07-18-2024     3 رجب 1440

J&K ceased to be State in 2019, should be referred as UT: HC

June 08, 2024 | BK News Service

The High Court of Jammu & Kashmir and Ladakh at Srinagar, in a recent judgment nullified a preventive detention order rendering it flawed and invalid as it cited "security of the State," a term no longer applicable after the reorganization of Jammu & Kashmir into a Union Territory.

The court, presided over by Justice Rahul Bharti, quashed the preventive detention order against Rayees Ahmad Khan, whose detention was challenged through a writ petition filed by his wife, Farhat Begum, on May 2, 2023, seeking a writ of habeas corpus. The court noted “to employ the expression “security of the State” as a ground of preventive detention in a preventive detention order and, therefore, an order so passed with the said expression “Security of the State” being retained as it is, technically disqualifies to be a valid order of preventive detention against a detenue.”

The court observed that a review of the Jammu & Kashmir Public Safety Act, 1978, as amended following the Jammu & Kashmir Reorganization Act, 2019, clearly indicates that "security of the State" is no longer a valid statutory ground for preventive detention. The political entity of the State of Jammu & Kashmir was dissolved by the 2019 Reorganization Act, which created two Union Territories: Jammu & Kashmir and Ladakh. Consequently, Section 8 of the Public Safety Act was amended under the powers conferred by the Reorganization Act. Specifically, S.O. 1229(E) of 2020, issued on March 31, 2020, through the J&K Reorganization (Adaptation of State Laws) Order, 2020, replaced "security of the State" with "security of the Union Territory of Jammu & Kashmir." This change means that detaining someone under Section 8(1)(a)(i) now requires that their activities be prejudicial to the security of the Union Territory of Jammu & Kashmir.

The court further said “there cannot be any deviation from following the letters of any given preventive detention law so as to serve the spirit of said law,” emphasising that the J&K Public Safety Act, 1978, is a preventive detention law that incorporates procedural safeguards to benefit both society and potential detainees.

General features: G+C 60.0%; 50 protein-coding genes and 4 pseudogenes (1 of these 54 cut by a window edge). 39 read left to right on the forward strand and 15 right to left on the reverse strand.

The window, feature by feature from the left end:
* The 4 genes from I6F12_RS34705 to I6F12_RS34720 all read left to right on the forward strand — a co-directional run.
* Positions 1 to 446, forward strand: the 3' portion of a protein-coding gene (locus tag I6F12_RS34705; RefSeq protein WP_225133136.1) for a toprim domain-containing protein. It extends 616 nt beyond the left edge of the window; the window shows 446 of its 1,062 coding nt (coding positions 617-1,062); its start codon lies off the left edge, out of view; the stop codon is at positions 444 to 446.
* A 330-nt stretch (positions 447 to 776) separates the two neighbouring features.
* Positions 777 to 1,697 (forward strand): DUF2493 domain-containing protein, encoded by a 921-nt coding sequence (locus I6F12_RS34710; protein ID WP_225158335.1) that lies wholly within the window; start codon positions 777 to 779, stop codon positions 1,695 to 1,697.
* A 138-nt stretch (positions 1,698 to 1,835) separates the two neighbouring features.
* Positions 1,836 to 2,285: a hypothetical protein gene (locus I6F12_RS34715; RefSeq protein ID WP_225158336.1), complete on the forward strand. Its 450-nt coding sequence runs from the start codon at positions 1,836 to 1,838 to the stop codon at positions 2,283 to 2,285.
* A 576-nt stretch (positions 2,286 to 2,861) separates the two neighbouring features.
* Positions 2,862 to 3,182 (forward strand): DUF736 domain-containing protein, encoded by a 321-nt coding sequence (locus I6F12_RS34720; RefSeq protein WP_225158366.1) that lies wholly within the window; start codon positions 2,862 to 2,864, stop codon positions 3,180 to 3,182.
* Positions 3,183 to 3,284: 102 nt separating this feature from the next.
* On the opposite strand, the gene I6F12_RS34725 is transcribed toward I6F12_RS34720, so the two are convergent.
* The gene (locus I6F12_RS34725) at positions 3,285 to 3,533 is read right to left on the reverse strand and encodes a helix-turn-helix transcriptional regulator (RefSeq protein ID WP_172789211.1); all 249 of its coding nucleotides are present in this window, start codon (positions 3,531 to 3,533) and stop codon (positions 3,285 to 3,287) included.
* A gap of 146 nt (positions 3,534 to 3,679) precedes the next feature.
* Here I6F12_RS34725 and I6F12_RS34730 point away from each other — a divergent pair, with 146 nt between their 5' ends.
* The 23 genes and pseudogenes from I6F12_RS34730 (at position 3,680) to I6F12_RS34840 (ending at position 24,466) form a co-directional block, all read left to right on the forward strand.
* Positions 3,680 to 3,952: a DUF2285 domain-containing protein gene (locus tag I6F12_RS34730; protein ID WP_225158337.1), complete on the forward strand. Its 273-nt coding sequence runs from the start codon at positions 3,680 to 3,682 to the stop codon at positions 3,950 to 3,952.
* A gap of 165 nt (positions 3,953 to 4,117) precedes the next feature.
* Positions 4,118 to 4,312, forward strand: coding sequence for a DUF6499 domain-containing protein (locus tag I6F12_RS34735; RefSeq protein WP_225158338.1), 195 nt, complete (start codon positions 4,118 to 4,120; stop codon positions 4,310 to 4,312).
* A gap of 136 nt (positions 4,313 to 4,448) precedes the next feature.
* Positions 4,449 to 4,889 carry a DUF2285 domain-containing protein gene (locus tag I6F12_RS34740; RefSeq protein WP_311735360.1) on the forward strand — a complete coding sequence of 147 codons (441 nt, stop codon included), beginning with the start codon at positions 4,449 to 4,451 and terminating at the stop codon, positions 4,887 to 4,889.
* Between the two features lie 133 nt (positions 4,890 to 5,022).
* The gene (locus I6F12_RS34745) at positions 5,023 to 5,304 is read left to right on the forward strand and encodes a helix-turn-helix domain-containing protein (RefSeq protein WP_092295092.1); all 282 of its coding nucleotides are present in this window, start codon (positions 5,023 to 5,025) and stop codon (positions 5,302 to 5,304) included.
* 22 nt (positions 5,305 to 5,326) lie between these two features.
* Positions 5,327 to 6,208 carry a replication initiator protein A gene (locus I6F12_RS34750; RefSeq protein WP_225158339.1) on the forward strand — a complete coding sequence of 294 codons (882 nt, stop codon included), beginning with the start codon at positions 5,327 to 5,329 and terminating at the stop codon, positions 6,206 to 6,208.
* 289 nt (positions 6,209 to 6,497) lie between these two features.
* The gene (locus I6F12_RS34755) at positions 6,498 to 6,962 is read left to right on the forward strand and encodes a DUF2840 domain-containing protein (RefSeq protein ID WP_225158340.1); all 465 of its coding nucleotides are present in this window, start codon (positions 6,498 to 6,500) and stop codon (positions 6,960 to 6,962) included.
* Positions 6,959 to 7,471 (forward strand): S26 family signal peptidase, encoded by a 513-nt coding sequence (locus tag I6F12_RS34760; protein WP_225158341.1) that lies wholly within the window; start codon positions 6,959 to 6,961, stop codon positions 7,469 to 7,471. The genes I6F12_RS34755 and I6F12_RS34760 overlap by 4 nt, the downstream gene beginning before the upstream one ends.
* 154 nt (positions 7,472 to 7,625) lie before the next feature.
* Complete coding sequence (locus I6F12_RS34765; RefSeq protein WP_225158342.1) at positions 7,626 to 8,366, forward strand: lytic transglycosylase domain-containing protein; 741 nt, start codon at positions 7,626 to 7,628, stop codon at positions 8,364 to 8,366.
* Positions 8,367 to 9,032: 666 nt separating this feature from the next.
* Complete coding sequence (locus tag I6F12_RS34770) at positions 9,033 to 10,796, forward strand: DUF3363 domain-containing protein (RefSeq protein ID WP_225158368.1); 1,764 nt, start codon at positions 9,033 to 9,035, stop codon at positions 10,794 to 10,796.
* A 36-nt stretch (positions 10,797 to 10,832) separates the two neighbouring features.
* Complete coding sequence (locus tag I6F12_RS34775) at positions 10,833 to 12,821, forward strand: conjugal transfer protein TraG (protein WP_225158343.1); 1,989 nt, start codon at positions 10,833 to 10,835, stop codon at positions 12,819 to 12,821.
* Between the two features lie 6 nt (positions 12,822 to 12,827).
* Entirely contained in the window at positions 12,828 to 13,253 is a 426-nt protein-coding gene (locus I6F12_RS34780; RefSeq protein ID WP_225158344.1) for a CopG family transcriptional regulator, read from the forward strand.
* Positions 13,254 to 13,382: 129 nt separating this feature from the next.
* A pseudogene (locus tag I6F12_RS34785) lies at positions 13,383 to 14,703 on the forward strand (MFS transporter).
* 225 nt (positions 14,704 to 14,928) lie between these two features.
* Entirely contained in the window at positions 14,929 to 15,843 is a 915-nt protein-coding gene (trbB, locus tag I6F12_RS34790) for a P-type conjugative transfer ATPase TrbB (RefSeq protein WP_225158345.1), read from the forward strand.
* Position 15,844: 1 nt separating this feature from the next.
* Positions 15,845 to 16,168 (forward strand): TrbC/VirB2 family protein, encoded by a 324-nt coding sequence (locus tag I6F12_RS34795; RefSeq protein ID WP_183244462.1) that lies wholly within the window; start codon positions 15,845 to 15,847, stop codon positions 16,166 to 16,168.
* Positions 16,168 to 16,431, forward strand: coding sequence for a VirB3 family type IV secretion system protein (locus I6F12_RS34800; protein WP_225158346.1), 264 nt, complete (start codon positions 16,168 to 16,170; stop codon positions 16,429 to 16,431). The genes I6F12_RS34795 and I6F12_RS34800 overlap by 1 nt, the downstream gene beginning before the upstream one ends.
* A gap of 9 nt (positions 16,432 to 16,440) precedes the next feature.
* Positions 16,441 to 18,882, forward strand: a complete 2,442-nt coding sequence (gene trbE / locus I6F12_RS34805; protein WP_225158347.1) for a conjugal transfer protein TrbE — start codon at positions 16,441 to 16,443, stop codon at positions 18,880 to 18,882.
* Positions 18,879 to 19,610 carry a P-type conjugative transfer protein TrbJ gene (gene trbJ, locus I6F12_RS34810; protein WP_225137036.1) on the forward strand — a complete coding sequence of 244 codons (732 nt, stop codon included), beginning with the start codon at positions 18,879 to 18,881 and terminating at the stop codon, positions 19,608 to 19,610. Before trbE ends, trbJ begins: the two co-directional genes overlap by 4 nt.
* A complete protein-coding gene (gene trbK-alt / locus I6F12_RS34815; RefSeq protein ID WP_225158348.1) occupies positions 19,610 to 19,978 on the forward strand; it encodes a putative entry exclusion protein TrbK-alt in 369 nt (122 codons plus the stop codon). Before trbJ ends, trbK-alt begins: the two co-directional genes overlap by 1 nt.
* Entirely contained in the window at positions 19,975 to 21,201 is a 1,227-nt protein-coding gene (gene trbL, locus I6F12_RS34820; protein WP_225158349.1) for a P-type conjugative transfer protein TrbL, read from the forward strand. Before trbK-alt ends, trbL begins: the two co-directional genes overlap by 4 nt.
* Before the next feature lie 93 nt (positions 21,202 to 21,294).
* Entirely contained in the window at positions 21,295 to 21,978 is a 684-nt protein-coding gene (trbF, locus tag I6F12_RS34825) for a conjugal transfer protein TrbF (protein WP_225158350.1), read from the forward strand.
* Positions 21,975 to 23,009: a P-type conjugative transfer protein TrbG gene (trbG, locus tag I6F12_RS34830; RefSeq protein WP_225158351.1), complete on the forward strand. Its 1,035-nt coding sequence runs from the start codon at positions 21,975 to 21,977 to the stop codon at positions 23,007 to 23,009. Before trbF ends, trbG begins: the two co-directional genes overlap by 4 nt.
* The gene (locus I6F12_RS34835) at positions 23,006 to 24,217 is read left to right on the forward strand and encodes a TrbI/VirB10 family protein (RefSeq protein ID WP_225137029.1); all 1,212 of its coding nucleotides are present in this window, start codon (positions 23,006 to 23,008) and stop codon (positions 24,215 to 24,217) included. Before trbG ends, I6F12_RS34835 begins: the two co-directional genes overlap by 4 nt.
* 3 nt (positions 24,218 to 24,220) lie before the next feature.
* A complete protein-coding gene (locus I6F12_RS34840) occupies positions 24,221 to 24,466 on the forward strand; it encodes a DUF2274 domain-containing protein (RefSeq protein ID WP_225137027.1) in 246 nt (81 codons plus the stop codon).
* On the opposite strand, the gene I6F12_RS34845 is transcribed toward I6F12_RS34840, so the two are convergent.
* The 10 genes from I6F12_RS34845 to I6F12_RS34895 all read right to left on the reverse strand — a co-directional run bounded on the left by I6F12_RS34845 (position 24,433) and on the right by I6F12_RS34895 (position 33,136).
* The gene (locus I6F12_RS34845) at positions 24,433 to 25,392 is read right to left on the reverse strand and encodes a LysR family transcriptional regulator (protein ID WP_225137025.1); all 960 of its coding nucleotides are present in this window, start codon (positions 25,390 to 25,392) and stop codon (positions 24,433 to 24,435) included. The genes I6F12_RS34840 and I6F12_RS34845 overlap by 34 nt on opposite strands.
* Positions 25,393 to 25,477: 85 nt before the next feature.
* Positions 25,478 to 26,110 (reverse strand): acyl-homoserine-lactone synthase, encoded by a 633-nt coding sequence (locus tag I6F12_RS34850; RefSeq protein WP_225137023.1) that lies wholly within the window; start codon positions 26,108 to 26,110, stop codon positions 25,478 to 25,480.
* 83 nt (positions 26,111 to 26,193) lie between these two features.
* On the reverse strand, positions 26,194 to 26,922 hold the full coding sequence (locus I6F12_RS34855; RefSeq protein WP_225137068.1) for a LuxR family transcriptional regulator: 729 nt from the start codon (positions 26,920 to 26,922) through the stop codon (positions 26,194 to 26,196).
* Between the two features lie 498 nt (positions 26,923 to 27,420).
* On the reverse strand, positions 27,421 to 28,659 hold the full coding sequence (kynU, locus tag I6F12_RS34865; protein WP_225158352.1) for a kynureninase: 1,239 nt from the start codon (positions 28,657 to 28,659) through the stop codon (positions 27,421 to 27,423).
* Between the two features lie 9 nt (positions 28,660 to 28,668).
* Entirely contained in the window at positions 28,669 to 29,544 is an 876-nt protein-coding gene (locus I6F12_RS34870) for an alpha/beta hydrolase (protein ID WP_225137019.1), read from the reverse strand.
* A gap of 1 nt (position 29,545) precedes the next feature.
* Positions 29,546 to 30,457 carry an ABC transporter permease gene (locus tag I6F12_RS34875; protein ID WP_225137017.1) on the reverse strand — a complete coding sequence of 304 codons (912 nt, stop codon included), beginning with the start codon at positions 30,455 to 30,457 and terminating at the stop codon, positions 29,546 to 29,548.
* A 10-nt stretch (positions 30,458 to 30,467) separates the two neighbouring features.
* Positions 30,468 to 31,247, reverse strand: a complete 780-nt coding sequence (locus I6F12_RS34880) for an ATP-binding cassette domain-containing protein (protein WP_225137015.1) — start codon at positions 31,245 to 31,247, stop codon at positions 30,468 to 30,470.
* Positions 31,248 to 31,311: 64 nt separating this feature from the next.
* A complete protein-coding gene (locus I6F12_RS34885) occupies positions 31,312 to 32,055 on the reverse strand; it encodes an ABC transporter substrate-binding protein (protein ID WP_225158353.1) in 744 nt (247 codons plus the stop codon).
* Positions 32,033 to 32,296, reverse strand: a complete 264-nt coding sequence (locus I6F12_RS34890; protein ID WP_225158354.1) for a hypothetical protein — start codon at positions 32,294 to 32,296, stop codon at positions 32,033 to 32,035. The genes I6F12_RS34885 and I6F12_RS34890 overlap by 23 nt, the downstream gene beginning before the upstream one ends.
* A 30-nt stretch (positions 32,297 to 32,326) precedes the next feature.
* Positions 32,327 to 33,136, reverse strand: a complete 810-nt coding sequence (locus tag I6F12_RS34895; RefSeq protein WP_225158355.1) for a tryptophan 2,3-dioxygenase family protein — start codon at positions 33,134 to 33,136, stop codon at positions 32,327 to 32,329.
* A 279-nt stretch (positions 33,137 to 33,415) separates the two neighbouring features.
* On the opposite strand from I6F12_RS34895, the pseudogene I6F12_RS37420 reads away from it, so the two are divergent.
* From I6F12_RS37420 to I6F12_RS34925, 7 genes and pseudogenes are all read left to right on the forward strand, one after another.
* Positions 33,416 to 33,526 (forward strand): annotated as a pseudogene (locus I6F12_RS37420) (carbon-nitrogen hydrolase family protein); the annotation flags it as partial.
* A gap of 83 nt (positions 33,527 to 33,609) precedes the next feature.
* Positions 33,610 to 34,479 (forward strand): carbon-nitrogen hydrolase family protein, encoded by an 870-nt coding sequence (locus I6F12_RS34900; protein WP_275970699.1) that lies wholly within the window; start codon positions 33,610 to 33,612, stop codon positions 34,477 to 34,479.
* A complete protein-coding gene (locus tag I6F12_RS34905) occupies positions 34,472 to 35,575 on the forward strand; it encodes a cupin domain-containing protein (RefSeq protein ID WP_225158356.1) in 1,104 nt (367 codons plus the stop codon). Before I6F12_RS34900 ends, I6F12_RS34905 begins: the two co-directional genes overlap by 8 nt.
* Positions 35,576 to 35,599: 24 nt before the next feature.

The court held that when the petitioner was informed of his detention, he was made to believe it was to prevent him from acting in a manner prejudicial to the security of the State, specifically the former State of Jammu & Kashmir. However, since the State of Jammu & Kashmir no longer exists as a political entity, it is erroneous to base a detention order on its security under the J&K Public Safety Act, 1978.

The court said “the preventive detention of the petitioner is seriously questionable” noting that the District Magistrate of Baramulla (respondent No. 2), made a significant error in applying this outdated rationale. This flawed application of mind, the court ruled, was mirrored by the Government of the Union Territory of Jammu & Kashmir in their approval and confirmation of the detention, bypassing proper scrutiny by the Advisory Board.

Furthermore, the court highlighted that none of the FIRs cited against the petitioner pertain to the security of the Union Territory of Jammu & Kashmir. It held that “assuming for the sake of assumption that security of the State is meant to be security of the UT of Jammu & Kashmir”, was not legally tenable.